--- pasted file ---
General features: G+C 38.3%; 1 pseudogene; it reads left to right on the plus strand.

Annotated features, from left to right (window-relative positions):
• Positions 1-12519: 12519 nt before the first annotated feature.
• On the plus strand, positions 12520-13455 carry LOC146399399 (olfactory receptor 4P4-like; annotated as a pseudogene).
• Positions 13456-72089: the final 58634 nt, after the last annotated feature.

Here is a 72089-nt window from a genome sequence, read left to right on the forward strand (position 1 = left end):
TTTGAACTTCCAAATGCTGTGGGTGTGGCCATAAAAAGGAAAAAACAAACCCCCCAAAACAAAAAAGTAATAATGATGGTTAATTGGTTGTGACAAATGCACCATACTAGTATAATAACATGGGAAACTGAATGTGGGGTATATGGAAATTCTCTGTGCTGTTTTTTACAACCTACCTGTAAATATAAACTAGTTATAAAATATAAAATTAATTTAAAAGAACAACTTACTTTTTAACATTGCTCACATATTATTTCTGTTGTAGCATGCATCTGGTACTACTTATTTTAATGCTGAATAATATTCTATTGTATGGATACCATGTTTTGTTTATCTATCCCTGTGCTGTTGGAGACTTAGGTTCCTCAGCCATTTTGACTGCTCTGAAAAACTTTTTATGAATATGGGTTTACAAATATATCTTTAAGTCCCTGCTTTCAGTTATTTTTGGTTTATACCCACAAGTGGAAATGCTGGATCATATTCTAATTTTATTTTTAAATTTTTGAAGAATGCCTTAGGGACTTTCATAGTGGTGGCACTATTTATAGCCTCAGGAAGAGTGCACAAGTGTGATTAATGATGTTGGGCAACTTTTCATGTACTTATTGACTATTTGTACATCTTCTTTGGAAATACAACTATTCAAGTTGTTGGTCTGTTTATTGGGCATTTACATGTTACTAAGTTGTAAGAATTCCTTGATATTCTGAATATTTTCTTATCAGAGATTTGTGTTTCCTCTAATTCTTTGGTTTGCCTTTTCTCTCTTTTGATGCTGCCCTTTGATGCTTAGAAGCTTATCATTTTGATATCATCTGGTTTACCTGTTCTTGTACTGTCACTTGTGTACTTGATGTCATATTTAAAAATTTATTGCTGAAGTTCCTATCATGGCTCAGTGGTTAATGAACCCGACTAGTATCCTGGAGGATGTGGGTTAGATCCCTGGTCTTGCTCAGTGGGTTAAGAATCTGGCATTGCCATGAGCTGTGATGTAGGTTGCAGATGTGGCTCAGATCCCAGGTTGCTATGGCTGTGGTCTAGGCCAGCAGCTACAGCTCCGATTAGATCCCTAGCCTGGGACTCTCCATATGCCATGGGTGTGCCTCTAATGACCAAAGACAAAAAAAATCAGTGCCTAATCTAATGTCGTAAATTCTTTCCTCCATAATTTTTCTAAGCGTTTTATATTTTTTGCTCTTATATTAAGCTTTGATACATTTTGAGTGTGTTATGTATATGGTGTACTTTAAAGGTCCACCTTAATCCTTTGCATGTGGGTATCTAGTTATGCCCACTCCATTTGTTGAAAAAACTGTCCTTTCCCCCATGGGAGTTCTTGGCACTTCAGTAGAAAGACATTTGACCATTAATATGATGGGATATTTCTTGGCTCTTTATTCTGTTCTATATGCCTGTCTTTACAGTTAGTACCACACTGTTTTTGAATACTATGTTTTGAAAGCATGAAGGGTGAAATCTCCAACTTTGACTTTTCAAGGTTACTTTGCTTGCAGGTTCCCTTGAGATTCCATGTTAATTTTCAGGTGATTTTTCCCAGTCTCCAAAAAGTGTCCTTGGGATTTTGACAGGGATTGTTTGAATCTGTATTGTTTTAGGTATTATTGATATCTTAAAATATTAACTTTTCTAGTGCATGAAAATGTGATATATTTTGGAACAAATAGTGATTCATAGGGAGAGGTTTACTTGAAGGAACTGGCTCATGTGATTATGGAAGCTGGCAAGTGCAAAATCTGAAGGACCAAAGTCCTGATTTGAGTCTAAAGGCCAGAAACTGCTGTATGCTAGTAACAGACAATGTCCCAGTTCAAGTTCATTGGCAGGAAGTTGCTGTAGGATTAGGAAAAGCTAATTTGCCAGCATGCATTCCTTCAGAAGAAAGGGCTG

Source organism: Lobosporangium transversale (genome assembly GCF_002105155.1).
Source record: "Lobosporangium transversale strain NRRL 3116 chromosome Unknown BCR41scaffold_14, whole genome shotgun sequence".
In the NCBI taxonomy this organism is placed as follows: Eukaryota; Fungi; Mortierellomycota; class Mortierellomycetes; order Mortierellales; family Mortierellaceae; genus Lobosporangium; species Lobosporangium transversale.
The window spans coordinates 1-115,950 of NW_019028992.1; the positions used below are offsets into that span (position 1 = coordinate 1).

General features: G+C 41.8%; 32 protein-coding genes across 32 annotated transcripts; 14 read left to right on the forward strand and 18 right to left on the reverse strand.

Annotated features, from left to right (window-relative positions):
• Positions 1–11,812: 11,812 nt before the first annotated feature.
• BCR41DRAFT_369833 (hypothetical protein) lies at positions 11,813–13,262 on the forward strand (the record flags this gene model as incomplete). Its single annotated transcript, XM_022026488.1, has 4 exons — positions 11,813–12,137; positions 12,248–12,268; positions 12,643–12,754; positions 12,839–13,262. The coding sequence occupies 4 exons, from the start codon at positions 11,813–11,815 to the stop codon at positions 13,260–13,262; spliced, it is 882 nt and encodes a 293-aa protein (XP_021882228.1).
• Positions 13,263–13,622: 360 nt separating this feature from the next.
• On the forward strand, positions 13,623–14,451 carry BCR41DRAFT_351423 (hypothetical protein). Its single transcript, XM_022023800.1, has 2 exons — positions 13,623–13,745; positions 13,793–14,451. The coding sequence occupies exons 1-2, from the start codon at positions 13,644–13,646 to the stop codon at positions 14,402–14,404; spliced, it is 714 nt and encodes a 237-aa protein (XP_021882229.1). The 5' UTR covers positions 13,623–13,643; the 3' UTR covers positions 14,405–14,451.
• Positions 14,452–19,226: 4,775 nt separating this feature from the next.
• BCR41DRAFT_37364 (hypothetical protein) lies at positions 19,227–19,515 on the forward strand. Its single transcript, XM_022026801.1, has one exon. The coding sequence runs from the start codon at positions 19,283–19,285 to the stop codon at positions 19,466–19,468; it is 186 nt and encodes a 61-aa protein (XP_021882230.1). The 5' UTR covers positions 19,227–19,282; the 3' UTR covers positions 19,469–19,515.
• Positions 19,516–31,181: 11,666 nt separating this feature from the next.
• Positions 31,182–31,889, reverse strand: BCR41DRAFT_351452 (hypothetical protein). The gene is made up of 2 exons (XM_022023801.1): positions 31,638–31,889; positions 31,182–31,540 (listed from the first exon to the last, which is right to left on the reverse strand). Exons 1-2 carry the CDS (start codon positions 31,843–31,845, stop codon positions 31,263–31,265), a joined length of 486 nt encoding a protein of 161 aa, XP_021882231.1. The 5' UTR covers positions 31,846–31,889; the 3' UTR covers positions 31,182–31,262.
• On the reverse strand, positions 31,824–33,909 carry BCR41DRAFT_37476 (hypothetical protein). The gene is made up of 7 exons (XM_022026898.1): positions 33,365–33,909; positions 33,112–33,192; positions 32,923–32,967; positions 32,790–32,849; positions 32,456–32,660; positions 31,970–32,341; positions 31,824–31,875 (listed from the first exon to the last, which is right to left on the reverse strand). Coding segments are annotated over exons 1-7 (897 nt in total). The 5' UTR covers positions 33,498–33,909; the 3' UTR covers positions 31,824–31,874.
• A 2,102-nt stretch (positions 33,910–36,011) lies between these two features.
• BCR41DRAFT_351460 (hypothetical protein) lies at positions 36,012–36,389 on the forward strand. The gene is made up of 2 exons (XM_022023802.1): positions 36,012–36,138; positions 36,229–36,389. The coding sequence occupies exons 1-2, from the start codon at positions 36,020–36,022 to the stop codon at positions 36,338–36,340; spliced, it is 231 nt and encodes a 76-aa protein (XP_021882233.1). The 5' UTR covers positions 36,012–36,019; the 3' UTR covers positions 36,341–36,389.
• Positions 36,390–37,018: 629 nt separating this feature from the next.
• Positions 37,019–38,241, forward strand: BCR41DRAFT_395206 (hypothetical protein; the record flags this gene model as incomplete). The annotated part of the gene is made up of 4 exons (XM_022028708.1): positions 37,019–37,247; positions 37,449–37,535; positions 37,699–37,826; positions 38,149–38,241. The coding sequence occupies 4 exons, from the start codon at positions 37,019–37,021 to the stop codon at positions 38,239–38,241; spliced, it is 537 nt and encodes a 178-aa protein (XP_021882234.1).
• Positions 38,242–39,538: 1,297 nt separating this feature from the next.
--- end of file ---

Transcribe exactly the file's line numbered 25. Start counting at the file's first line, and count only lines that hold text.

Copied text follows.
• Positions 36,390–37,018: 629 nt separating this feature from the next.